Whenever I see another August Wilson play featured at the Minneapolis Guthrie Theater, I always smile.

It was not always so.  For 12 years one of the Guthrie’s former directors, Garland Wright refused to admit Wilson to the Minneapolis pantheon. As the Star-Tribune put it:

“[Wright] was loath to have Wilson’s words on the Guthrie stage on the premise that the theater was devoted to classics (never mind that the Guthrie also staged such contemporary playwrights as Arthur Miller and David Hare).”

Meanwhile Wilson’s plays were taken to places like the Yale Rep for performance. Wilson’s plays have appeared on Broadway with heavy hitters like James Earl Jones. Not that the Penumbra artists are light hitters: James Craven, T. Mychael Rambo, Abdul Salaam El Razzac… The names trip off the tongue like those of an all-star professional team.

Joe Dowling, the Guthrie’s current director, has made amends for early disrespect of Wilson’s work.  The new Jean Nouvel Guthrie building is a sparkling gem along the Mississippi that boasts a wall-size picture of Wilson, along with other famous playwrights.

Another aspect of this production that makes my eye’s twinkle is that Jevetta Steele plays Ma. The Steeles are a well-known music family with a strong identification as gospel musicians.  As Lou puts it, Jevetta is a true diva. But Ms. Steele’s background at  first gave her problems with the language used in Wilson’s plays, as well as the fact that Ma is a lesbian.

In Ms. Steel’s words:

“I disagreed with his use of the N-word. We’re required, as artists, to take a higher road—to educate and to enlighten. August … tried to keep it true to the period and to the people of that time.”

“The other part of this piece that was difficult is that Ma Rainey is a lesbian. … I knew that if I took this on, I had to convince people that I’m a lesbian. I’ve got to sell it. I knew I’d done it when my daughter came and saw it in Phoenix. My sister, who is a lesbian … she, too, was blown away. … She said, “You did it with elegance. You didn’t go as raunchy as you could have.”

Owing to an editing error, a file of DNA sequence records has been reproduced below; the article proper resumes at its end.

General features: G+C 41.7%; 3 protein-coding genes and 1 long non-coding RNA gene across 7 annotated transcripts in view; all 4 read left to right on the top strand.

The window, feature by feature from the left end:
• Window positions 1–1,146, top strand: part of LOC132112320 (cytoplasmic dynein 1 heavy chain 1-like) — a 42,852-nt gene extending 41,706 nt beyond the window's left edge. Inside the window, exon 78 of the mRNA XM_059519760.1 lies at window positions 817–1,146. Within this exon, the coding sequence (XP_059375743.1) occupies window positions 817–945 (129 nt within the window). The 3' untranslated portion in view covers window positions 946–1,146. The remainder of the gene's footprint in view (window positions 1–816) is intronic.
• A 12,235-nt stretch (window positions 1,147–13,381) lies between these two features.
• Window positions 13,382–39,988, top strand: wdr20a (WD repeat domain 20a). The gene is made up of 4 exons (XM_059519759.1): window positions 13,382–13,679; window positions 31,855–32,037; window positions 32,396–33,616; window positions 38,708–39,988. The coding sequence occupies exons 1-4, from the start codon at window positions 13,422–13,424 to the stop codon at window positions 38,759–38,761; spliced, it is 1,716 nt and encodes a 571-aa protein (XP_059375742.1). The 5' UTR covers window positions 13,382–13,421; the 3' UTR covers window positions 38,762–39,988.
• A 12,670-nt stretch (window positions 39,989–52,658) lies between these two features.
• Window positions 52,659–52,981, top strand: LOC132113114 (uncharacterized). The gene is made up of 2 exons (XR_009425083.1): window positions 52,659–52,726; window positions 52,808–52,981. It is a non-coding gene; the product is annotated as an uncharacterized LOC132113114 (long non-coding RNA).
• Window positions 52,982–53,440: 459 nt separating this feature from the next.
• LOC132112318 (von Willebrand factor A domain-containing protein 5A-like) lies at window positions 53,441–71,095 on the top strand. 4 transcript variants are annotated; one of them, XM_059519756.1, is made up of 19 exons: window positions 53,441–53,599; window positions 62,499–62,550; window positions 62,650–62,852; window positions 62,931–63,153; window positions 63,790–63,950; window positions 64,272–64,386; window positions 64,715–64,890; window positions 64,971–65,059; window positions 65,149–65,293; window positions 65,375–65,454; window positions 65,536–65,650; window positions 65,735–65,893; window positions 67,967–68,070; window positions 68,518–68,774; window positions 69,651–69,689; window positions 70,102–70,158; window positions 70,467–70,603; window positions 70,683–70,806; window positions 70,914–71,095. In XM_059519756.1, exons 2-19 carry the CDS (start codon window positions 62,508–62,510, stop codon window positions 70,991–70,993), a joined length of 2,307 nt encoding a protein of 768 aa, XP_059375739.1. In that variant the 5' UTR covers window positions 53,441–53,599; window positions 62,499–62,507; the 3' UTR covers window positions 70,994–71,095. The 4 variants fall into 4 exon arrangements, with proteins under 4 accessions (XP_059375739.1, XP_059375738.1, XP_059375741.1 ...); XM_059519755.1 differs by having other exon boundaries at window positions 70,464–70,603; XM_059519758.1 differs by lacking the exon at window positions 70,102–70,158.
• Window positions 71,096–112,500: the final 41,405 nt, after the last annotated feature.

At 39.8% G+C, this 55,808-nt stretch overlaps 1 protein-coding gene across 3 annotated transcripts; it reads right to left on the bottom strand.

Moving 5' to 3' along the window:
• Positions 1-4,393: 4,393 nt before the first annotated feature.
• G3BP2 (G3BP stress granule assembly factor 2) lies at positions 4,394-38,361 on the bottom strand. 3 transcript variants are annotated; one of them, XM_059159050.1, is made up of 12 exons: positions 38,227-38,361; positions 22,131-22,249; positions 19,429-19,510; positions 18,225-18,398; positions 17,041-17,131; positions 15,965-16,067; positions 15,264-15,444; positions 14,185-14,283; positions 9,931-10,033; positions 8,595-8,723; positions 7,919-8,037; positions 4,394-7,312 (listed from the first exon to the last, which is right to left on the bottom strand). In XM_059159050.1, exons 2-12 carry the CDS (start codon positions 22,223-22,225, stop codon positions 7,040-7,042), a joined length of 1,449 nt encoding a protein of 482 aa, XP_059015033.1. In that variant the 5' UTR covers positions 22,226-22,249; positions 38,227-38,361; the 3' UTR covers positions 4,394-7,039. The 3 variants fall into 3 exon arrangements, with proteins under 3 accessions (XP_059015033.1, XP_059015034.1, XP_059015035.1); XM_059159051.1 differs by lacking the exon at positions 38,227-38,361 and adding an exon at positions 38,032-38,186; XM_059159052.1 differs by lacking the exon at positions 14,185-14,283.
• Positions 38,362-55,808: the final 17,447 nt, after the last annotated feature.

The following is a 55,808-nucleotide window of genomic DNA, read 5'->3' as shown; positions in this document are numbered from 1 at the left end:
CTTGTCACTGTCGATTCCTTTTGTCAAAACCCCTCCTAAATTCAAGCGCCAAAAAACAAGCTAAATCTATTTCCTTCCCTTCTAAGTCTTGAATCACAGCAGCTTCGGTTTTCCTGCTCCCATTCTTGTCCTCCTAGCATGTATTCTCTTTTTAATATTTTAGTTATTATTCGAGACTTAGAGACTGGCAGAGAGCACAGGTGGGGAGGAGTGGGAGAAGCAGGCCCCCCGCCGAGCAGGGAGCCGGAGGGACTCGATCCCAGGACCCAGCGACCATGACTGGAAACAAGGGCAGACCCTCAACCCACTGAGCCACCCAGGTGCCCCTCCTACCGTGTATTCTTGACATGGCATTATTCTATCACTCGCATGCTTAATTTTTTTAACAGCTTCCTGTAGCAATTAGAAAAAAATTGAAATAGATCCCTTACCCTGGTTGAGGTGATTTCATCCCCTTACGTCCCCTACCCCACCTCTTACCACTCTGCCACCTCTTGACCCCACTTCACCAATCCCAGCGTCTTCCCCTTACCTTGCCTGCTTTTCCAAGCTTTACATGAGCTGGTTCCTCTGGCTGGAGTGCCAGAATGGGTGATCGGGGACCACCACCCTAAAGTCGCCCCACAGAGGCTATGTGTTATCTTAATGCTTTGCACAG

Finally I note that my beloved colleague, Lou Bellamy, directs this work.  Lou is the founder of the Penumbra Theater in St. Paul and has done more for what I’ll call Black Theater than just about anyone I can think of.  He encouraged Wilson, nurtured him, and portrayed his work in authentic fashion. This is still the case.  Although I’ve seen Wilson’s work at the Guthrie, it gives me an odd feeling – almost like watching a movie. At the Penumbra in St. Paul, the audience seems to be right there in the play.  This theater is a much smaller and intimate space, and seems so much more alive and real. Nevertheless it is thrilling to see Wilson’s plays finally put on in the big house.

Lou will be retiring from his University of Minnesota activities this year, but not from the theater. If you haven’t already, have a look at the video. The man is a treasure.

My favorite memory of Lou is when we stood outside the administration building, Morrill Hall, during a demonstration against the closing of General College.  Lou stood in the cold, dressed as usual in impeccable fashion, including his trademark pork-pie hat. He calmly and dispassionately explained why he was against the closing of the college, which was closed.

But Lou spoke out.

You can’t lose ‘em all, Lou, and you are leaving the University at the top of your game.


An edited version of this piece originally appeared on the Chronicle of HIgher Education Brainstorm Blog.

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